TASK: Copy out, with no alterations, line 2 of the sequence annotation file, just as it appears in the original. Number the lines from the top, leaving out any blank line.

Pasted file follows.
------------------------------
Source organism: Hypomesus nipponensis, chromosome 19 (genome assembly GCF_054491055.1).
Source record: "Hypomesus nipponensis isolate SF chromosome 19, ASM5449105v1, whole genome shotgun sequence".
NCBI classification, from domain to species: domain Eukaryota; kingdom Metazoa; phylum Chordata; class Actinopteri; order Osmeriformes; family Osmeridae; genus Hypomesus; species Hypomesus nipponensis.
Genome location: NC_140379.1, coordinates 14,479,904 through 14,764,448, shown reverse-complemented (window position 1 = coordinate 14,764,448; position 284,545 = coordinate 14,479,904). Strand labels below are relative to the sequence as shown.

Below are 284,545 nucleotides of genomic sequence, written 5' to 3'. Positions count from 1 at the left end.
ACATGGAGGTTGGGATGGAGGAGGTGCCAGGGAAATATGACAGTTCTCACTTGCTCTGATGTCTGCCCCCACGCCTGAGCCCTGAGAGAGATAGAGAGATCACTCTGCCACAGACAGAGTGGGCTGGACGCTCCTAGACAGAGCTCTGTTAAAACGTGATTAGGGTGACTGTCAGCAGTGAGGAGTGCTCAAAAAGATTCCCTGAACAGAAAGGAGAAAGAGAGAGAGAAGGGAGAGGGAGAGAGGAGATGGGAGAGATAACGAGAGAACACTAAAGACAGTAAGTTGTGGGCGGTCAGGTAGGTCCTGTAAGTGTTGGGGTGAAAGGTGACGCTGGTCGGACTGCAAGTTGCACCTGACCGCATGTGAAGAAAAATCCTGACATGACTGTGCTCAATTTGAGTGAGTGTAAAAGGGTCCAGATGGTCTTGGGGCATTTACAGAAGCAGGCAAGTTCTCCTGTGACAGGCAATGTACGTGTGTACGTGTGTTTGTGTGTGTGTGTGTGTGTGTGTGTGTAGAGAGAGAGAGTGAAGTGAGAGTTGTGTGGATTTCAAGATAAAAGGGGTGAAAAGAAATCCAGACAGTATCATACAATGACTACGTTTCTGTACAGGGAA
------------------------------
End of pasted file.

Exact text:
Source record: "Hypomesus nipponensis isolate SF chromosome 19, ASM5449105v1, whole genome shotgun sequence".